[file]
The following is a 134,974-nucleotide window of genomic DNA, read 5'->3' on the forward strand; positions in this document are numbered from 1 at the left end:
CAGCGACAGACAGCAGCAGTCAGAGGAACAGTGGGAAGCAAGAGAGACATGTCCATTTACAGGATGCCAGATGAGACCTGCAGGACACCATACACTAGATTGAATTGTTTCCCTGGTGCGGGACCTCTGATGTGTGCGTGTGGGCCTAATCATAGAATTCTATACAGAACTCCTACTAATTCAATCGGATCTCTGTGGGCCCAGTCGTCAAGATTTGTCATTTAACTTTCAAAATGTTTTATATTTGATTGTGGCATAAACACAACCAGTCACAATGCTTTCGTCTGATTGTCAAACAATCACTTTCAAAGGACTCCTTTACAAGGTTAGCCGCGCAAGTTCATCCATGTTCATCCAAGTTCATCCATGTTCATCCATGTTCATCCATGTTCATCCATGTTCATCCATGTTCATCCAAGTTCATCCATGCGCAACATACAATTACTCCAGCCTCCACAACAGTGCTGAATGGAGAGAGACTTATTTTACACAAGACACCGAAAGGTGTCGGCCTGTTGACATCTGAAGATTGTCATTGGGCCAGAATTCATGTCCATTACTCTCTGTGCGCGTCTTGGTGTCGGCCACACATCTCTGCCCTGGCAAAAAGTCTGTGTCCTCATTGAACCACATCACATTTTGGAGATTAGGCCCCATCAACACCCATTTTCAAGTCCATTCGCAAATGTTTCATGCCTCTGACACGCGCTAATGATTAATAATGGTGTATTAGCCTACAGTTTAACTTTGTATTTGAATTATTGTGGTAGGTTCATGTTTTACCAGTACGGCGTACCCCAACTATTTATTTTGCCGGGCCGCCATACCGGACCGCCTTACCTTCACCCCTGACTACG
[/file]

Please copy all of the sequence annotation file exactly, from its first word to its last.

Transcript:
The following is a 134,974-nucleotide window of genomic DNA, read 5'->3' on the forward strand; positions in this document are numbered from 1 at the left end:
CAGCGACAGACAGCAGCAGTCAGAGGAACAGTGGGAAGCAAGAGAGACATGTCCATTTACAGGATGCCAGATGAGACCTGCAGGACACCATACACTAGATTGAATTGTTTCCCTGGTGCGGGACCTCTGATGTGTGCGTGTGGGCCTAATCATAGAATTCTATACAGAACTCCTACTAATTCAATCGGATCTCTGTGGGCCCAGTCGTCAAGATTTGTCATTTAACTTTCAAAATGTTTTATATTTGATTGTGGCATAAACACAACCAGTCACAATGCTTTCGTCTGATTGTCAAACAATCACTTTCAAAGGACTCCTTTACAAGGTTAGCCGCGCAAGTTCATCCATGTTCATCCAAGTTCATCCATGTTCATCCATGTTCATCCATGTTCATCCATGTTCATCCATGTTCATCCAAGTTCATCCATGCGCAACATACAATTACTCCAGCCTCCACAACAGTGCTGAATGGAGAGAGACTTATTTTACACAAGACACCGAAAGGTGTCGGCCTGTTGACATCTGAAGATTGTCATTGGGCCAGAATTCATGTCCATTACTCTCTGTGCGCGTCTTGGTGTCGGCCACACATCTCTGCCCTGGCAAAAAGTCTGTGTCCTCATTGAACCACATCACATTTTGGAGATTAGGCCCCATCAACACCCATTTTCAAGTCCATTCGCAAATGTTTCATGCCTCTGACACGCGCTAATGATTAATAATGGTGTATTAGCCTACAGTTTAACTTTGTATTTGAATTATTGTGGTAGGTTCATGTTTTACCAGTACGGCGTACCCCAACTATTTATTTTGCCGGGCCGCCATACCGGACCGCCTTACCTTCACCCCTGACTACG